The Home Office is to be asked to become involved in attempts to break the deadlock over securing a medicinal cannabis prescription for a severely epileptic boy, a High Court judge announced.
The Department of Health will also be invited to take part in proceedings aimed at obtaining the treatment for Billy Caldwell on the NHS.
Mrs Justice Keegan took the step on Tuesday after being told current arrangements where the unlicensed medicine is being provided privately and free of charge could be brought to an end.
With experts currently in agreement on its benefits, she expressed surprise that no solution has been found for the 14-year-old from Co Tyrone.
The judge said: "I have difficulty getting my head around it. They say it's the right treatment, but nobody will write the prescription."
Billy's mother, Charlotte Caldwell, has taken legal action in a bid to secure long-term medication.
In November last year the rules were relaxed to allow some cannabis-derived medicines to be prescribed to patients in the UK by specialist doctors in limited circumstances.
It followed the high-profile case of the Caldwells, who had cannabis oil brought back from Canada confiscated at London's Heathrow Airport.
Billy was then admitted to hospital after suffering seizures.
Despite the new guidelines, access to treatment remains uncertain.
Mrs Caldwell brought a case against the Health and Social Care Board over an alleged failure to take a decision on the Canadian-sourced treatment.
She wants a declaration that a Northern Ireland-based GP or clinician who is not on the specialist register can lawfully write prescriptions for cannabis-based medication under the direction of an expert in epilepsy diagnosis and management.
A paediatric neurologist at Great Ormond Street Children's Hospital in London has already provided an opinion indicating its benefits for Billy.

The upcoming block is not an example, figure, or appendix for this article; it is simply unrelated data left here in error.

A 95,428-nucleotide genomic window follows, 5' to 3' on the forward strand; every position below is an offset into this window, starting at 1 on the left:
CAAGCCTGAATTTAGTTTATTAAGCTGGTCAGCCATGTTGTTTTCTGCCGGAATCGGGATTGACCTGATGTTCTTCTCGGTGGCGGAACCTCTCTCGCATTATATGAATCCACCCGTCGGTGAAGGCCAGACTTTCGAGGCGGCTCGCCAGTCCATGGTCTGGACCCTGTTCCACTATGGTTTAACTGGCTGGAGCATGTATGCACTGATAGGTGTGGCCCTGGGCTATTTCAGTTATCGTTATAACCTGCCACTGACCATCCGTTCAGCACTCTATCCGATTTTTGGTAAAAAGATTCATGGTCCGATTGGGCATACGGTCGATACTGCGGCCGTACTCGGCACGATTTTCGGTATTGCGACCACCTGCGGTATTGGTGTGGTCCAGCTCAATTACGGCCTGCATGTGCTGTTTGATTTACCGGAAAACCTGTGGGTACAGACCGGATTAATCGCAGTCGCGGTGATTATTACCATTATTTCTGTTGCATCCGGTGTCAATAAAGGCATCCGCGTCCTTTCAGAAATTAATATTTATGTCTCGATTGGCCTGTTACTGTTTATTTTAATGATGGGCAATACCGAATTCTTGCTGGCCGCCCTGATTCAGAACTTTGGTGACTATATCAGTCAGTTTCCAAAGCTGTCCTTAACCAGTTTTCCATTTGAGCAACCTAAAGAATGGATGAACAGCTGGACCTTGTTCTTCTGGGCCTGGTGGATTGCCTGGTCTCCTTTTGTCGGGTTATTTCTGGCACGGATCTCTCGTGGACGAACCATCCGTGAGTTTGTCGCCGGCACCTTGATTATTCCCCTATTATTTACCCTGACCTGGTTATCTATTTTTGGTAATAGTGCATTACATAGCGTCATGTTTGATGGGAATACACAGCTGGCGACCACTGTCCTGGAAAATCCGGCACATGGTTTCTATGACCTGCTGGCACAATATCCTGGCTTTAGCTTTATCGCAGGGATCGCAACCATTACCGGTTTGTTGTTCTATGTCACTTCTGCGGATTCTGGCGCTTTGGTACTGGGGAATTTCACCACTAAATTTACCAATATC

But the court was told today that specialist does not feel it would be appropriate for her to prescribe the treatment.
At one point Mrs Justice Keegan remarked: "I could be wrong, but reading the response, if Billy lived in London you might think to yourself if the clinician in Great Ormond Street is thinking this is the right approach there wouldn't be a problem in terms of this prescription."
Monye Anyadike-Danes QC, for Mrs Caldwell, stressed the urgency for her client.
The North American company who are currently providing the product free of charge have indicated the arrangement cannot continue indefinitely, she told the court.
Mrs Danes submitted: "It needs to be prescribed on the NHS if it is to be affordable because the mother cannot afford it."
She added: "There's an air of desperation bearing down on Charlotte Caldwell."
Counsel for the Board confirmed no paediatric neurologist in the NHS is prepared to write a prescription due to the lack of evidence about an unlicensed product.
"We don't know the long-term effects. That's one of the major concerns," he said.
Adjourning the case to January, the judge set out plans aimed at achieving a breakthrough.
"I'm going to invite both the Department of Health and the Home Office to consider becoming interested parties in these proceedings, given that I'm really solution-focused at the moment," she confirmed.
Outside court Mrs Caldwell welcomed the step taken.
She added: "It's been a long battle for Billy and sadly his Christmas wish won't come true. But we're hoping for a resolution in the New Year."